Pancreatic cancer is one of the most common causes of mortality worldwide. In a recent study, researchers at Okayama University have reported on a method for classifying the PD-L1 status of patients diagnosed with pancreatic cancer.Such classification is necessary for determining whether the patient can benefit from immune-checkpoint inhibitors, a new class of drugs that have recently been developed to combat the condition.

To impede the growth of cancer, immune-checkpoint inhibitors such as atezolizumab or avelumab bind to a protein called PD-L1, which is found on the pancreatic cancer cells of certain patients. Determining whether a patient is PD-L1-positive can help clinicians initiate immune-checkpoint inhibitor therapy earlier. However, correctly identifying patients whose tumors express PD-L1 remains a challenge for oncologists. Researchers at Okayama University recently investigated a technique for diagnosing this subgroup of patients.


Kazuyuki Matsumoto, MD, PhD, Okayama University.

In the human body, T-cells are the soldiers of the adaptive immune system. Their ability to battle pathogens is made possible by PD-1, a protein found on T-cells. Normal cells of the body are protected against this scavenging activity by expressing the protein PD-L1, which binds to PD-1 and deactivates T-cells. However, several types of cancer cells have also devised a mechanism to express PD-L1, thereby bypassing the surveillance of T-cells and protecting themselves from attack. Drugs such as immune-checkpoint inhibitors can deactivate the PD-L1 protein so that cancer cells are no longer protected.

A common, minimally invasive method for diagnosing cancer is fine-needle aspiration, an advanced technique that involves sliding a thin needle through the skin to extract suspected cancerous tissue, which is subsequently tested in the laboratory for cancer markers.

In the Okayama study, a research team led by Hiroyuki Okada, MD, PhD, professor of gastroenterology and hepatology, and Kazuyuki Matsumoto, MD, PhD, assistant professor of gastroenterology and hepatology, sought to determine whether fine-needle aspiration is advanced enough to help detect the presence of PD-L1.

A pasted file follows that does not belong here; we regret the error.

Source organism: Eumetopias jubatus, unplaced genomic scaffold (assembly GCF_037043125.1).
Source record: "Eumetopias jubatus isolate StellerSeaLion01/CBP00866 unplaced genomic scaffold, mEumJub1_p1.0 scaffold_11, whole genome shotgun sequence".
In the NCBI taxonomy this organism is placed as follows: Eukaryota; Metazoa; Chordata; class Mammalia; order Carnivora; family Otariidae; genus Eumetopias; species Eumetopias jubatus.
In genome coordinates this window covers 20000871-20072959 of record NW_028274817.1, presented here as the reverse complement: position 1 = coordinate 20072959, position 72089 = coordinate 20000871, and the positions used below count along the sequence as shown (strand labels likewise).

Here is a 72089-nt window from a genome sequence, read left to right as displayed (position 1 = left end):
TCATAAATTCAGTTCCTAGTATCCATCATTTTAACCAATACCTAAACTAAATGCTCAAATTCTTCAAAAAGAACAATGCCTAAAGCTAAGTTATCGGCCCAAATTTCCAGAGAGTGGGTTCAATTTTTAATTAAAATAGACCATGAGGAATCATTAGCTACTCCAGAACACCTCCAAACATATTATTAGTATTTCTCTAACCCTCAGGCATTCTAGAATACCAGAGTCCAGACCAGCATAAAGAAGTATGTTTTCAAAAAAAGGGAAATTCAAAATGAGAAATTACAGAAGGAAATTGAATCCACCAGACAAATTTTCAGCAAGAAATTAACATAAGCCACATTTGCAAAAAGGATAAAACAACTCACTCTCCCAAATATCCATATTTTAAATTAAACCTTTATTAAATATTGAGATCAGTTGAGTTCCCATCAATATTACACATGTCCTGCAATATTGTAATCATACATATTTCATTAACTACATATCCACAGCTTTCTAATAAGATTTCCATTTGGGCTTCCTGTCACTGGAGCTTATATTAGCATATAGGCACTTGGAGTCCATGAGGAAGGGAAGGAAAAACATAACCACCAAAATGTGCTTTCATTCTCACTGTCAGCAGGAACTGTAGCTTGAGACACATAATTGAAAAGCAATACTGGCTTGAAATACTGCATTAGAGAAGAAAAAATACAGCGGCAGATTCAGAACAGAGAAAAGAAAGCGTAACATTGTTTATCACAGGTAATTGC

Cancer patients often undergo surgery to have their cancerous mass removed. Analyzing such surgically removed cancerous tissues often gives the most accurate depiction of their characteristics. The Okayama study was conducted on such patients who had also previously undergone fine-needle aspiration for diagnosis.

PD-L1 pancreatic cancer

A comparison of PD-L1 (brown coloring) observed in the surgically resected (left) and fine-needle aspirated (right) pancreatic cancer samples.

The cancerous tissues resected during surgery and during fine-needle aspiration were analyzed under a microscope for the presence or absence of PD-L1, and the results were compared. If a patient’s tissue contained more than 5% of PD-L1, the patient was considered PD-L1-positive. The study determined that approximately half of the patients classified as PD-L1-positive—and almost all of patients classified as PD-L1-negative—could be categorized through the use of fine-needle aspiration specimens.

The Okayama study demonstrated the usefulness of identifying a patient’s PD-L1 status at the time of diagnosing pancreatic cancer, and showed that fine-needle aspiration can be useful for facilitating such diagnoses. The researchers conclude that their findings have potential utility in the field of precision medicine for patients with pancreatic cancer. If performed early on, such accurate diagnoses and classifications can help oncologists provide customized treatment to patients and greatly improve their chances of survival.

For further information, visit Okayama University.


  1. Matsumoto K, Ohara T, Fujisawa M, et al. The relationship between the PD-L1 expression of surgically resected and fine-needle aspiration specimens for patients with pancreatic cancer. J Gastroenterol. Epub ahead of print, April 29, 2019; doi: 10.1007/s00535-019-01586-6.